Prime Minister David Cameron announced last month that Britain would send military advisers to Ukraine and provide an additional 15 million pounds ($22.3 million) in humanitarian aid.
An uneasy truce has been in place since last month between the Ukrainian forces and pro-Russian separatists in Ukraine's eastern Donetsk and Luhansk regions.
Last month, UK Defence Secretary Michael Fallon told Parliament that Britain was "providing additional nonlethal support" in the form of advisory and training teams.
"This support, provided at the request of the Ukrainian government, will help their armed forces develop and maintain the capacity and resilience they need, and help reduce fatalities and casualties," Fallon said.
The Organization for Security and Co-operation in Europe, which has been monitoring the ceasefire, said Wednesday that its observers had witnessed continued fighting in areas around Donetsk airport and Shyrokyne, east of the port city of Mariupol.
Kremlin spokesman Dmitry Peskov said the presence of foreign military instructors in Ukraine did nothing to reduce tensions, Russian state news agency Sputnik reported.
"Obviously, this is not helping in the building of trust or in easing the tensions in the conflict. It can be simply said that this is not aiding in the settlement, that's a fact," Peskov is quoted as saying.
The United States has promised to support an upcoming training program for Ukraine's National Guard forces.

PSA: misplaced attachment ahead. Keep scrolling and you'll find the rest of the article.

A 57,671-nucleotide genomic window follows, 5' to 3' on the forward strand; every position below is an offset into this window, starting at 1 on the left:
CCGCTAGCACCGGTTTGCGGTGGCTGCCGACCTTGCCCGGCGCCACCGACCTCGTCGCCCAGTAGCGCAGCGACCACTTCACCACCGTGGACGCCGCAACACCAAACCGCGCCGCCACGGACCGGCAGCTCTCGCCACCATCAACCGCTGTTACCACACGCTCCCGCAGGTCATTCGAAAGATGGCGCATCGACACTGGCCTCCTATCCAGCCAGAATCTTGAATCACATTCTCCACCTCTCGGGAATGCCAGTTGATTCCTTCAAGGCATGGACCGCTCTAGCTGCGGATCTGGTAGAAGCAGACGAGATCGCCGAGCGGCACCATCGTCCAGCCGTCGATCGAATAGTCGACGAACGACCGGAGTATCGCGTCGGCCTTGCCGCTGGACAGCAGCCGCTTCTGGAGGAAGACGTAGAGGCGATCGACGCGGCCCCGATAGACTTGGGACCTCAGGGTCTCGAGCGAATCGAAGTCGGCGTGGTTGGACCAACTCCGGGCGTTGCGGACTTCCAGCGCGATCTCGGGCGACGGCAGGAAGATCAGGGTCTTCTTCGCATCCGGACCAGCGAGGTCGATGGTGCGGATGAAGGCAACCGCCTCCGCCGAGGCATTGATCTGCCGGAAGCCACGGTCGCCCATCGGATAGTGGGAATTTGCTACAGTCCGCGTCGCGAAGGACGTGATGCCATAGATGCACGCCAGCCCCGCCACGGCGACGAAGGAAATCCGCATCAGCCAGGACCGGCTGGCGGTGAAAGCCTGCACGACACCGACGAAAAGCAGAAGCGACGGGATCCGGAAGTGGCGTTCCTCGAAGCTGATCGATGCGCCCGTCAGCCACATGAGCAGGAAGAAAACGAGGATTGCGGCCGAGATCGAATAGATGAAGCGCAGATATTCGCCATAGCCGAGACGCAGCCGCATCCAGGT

Russia is under continued pressure from the West to end its support for the separatists. Moscow denies claims by Kiev and the West that it has trained and equipped the rebels, as well as sending Russian troops to fight alongside them.
Moscow signs South Ossetia treaty
In what Kremlin observers may see as another sign of defiance, Russia signed a treaty Wednesday with Georgia's breakaway territory of South Ossetia.
Russia sent its tanks into Georgia in 2008 and subsequently encouraged separatists
in its South Ossetia and Abkhazia regions to declare independence from Tbilisi.
NATO Secretary General Jens Stoltenberg condemned the "so-called treaty on alliance and integration" in a statement Wednesday, and repeated NATO's call for Russia to reverse its recognition of the territories as independent states and to withdraw its forces from Georgian soil.
"This so-called treaty is yet another move by the Russian Federation that hampers ongoing efforts by the international community to strengthen security and stability in the region," he said.
"It violates Georgia's sovereignty and territorial integrity, and blatantly contradicts the principles of international law, OSCE principles and Russia's international commitments.
"It does not contribute to a peaceful and lasting settlement of the situation in Georgia."